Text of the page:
One of the two problems identified in the last blog was that Kenya has an income poverty problem. This problem is not unique to Kenya as it is one faced globally. This problem has caused a huge inequality problem where the rich continue to become richer and the poor get poorer. The proponents of the bottom-up model continue to talk about putting money in people’s pockets, promising that they will bring down inequality. However, bottom-up proponents are just capitalists in socialist clothing deceiving the populace about providing more money at the bottom to grow the economy, which is hugely delusional.

Why do I say so? The proponents of the bottom-up model, whether in the US or Kenya, are all talking of investments in cottage industries. These are investments to make the operating environment conducive for SMEs to grow and hence employ more people. Noble as it is this is, it will not cure the elephant in the room: income poverty.

The main reason we have income poverty despite growth in GDP in the continent is that the income growth rates to the various owners of productive resources have not been even. They have been skewed towards the owners of capital. The productive assets people can hold to earn income are land, labor, or capital. All these earn an income, and the growth of that income determines whether there will be upward mobility. Land earns rent, labor earns wages, and capital earns interest or dividends. Only land and capital have capital gains. Unfortunately, if you look at the graph below, the annual growth for labor wages has been negative for the African continent for the last 7 or so years. Even when it was positive, it rarely went above 5%. For Kenya, this figure is -1.5% from 2008-2017.

However, if you look at the growth of land rent or values, yields on the continent range from 9% – 14% in most major cities in Africa. Whether this is productive or not, one can buy a piece of land which then gains in value depriving a country of resources to grow while the owners of land continue to earn. If you use the debt and stock markets as a proxy for rent accruing to the owners of capital, average interest rates in Africa also range from 9% – 35%. And you wonder why banks continue being the richest businesses around.

As mentioned in the last blog, Kenya is a labor-intensive economy. This means that the only major resource from which people must earn an income is their labor. But from the above, one can see that wages have been stagnant and not growing. What does that mean? It means that most Kenyans who are employed mainly in the agricultural sector become poorer every year

So, is bottom-up going to solve this problem? The answer is no. Investing in cottage industries and making ‘the business environment’ conducive for SMEs to grow is simply putting money in the hands of those who own capital already and the rich will become richer even under the bottom-up model. If any economic model does not address how to redistribute wealth or reward labor more than land and capital especially in Kenya and Africa at large, then poverty is going to be with us for way longer.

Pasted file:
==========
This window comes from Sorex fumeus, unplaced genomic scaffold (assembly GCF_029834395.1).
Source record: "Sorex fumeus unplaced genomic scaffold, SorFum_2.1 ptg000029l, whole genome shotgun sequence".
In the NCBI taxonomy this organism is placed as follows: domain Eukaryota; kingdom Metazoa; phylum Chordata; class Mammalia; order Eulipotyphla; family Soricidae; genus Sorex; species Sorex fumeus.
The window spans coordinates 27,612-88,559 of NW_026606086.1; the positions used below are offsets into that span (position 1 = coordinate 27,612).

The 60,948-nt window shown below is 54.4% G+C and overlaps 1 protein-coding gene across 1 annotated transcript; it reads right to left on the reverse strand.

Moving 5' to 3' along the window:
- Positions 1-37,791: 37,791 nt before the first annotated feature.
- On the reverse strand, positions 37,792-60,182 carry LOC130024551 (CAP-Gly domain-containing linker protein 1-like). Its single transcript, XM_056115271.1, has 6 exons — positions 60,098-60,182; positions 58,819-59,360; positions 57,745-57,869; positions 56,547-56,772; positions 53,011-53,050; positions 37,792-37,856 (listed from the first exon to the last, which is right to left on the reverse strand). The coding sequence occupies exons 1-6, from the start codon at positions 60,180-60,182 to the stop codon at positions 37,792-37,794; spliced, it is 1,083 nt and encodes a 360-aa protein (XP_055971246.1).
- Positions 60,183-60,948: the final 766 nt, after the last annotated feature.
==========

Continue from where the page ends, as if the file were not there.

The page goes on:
Bottom Up Vs Trickle Down- Cutting through the political rhetoric and economic conmanship.

There has been a lot of talk about how to grow economies globally under the Building Back Better strategy. The US administration has been championing a middle-out economic growth strategy with a hint of bottom-up philosophy as well. Joe Biden is quoted saying, “Wall Street didn’t build this country… You, the great middle class, built this country.” He declared that his infrastructure plan would “build a fair economy that gives everybody a chance to succeed, and it’s going to create the strongest, most resilient, innovative economy in the world.”

Biden said this as he announced a $2.2 trillion infrastructure plan, a $160 billion American jobs plan, and the $1.8 trillion American families plan as the anchors of the middle-out strategy.

In Kenya, there has been talk of bottom-up economics as the country prepares for the 2022 elections. It is important to note that the main goals of any economic policy are uplifting the lives of the populace, alleviating poverty, and improving the human development indicators of the citizens. Therefore, any discussion about economic model needs to be in the context of the current economic and social situation of a country to determine which model has the greatest, most suitable impact in resolving its problems.

Let us begin by stating some facts about the Kenyan economy:

What does the above highlight?

From the above, one can see that Kenya has a very thin labor force with 29% of the population in the age of productivity. This cohort has a serious skills gap limiting the mobility of labor to higher productivity sectors. This is highlighted in the 18-and-above age group where 43% of the 25 million people either never went to school or didn’t finish school. Of the 45% that finished school, the majority (61%) have pre-primary or primary as their highest level of education.

Another major highlight from the above statistics is that of the 28.3 million people below the age of 24, 14 million are in primary or secondary school. This means that half of this age group will be entering the labor force at various stages in the next 8 years. The economy, therefore, needs to have grown immensely to absorb this group.

The data above also brings out the informality of the business space in the country. 40% of the 5.85 million unlicensed MSMEs operate with no structure i.e. in the open. This excludes digital firms. 25% of the MSMEs operate in temporary structures. The majority of the licensed and unlicensed MSMEs are in wholesale and retail trade which mainly involves importing from outside and reselling. Only around 11% are involved in manufacturing.

What does it mean for the next government?

No economic policy, whether termed as bottom-up, trickle-down, middle-out, or abracadabra, will move Kenya forward unless it addresses the future based on the current status.